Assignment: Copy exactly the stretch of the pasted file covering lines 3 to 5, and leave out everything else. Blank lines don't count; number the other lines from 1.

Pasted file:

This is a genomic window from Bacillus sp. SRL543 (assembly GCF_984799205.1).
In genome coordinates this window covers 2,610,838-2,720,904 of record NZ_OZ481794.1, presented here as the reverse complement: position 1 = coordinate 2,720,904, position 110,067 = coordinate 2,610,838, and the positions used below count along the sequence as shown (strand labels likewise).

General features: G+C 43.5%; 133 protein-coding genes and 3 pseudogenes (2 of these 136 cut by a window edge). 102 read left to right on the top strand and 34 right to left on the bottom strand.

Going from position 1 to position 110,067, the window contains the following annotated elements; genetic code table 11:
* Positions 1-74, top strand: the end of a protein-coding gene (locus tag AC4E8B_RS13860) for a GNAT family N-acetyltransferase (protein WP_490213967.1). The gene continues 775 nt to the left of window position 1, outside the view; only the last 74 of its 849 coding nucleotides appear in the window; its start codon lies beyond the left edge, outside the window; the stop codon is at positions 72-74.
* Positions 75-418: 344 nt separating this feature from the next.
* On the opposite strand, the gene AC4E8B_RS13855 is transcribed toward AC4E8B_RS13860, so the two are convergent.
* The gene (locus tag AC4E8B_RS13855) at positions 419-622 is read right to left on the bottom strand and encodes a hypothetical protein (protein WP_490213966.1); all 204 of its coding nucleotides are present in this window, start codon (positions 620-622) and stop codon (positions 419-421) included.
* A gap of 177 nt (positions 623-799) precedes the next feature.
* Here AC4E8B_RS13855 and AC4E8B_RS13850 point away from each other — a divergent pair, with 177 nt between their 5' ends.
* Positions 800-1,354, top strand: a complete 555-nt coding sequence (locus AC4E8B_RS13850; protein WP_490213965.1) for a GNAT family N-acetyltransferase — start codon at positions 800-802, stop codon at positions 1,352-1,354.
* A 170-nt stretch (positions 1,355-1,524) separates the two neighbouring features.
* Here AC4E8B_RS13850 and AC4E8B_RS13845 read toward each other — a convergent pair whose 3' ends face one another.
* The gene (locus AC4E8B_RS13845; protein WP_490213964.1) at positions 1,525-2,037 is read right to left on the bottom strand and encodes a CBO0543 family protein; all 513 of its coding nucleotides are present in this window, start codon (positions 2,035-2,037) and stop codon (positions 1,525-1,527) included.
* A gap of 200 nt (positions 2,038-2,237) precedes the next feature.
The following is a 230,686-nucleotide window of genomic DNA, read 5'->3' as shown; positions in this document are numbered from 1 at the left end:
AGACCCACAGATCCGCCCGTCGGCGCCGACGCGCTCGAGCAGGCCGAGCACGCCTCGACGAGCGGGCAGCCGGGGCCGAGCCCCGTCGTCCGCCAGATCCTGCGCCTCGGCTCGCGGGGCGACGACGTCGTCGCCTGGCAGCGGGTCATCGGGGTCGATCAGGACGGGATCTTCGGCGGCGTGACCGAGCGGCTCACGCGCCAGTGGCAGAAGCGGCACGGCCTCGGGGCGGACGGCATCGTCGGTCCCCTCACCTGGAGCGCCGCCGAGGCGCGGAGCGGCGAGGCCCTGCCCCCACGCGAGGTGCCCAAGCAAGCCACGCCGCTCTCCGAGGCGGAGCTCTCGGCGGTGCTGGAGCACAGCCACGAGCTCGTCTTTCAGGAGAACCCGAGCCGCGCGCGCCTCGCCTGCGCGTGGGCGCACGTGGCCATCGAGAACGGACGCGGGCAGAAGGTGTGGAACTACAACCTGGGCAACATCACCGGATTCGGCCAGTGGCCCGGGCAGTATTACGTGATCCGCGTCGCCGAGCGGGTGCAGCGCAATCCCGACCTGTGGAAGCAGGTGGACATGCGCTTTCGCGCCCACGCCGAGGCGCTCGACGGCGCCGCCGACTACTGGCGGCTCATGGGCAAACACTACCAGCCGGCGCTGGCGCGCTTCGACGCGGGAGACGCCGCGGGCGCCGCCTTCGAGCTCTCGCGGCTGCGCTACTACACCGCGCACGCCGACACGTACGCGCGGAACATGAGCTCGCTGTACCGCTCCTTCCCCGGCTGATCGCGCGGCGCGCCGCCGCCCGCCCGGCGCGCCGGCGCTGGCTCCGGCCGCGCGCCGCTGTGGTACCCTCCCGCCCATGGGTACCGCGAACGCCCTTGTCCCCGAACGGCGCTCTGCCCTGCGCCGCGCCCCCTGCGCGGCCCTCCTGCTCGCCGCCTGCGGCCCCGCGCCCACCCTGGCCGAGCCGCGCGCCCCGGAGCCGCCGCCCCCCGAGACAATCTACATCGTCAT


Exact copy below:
General features: G+C 43.5%; 133 protein-coding genes and 3 pseudogenes (2 of these 136 cut by a window edge). 102 read left to right on the top strand and 34 right to left on the bottom strand.

Going from position 1 to position 110,067, the window contains the following annotated elements; genetic code table 11:
* Positions 1-74, top strand: the end of a protein-coding gene (locus tag AC4E8B_RS13860) for a GNAT family N-acetyltransferase (protein WP_490213967.1). The gene continues 775 nt to the left of window position 1, outside the view; only the last 74 of its 849 coding nucleotides appear in the window; its start codon lies beyond the left edge, outside the window; the stop codon is at positions 72-74.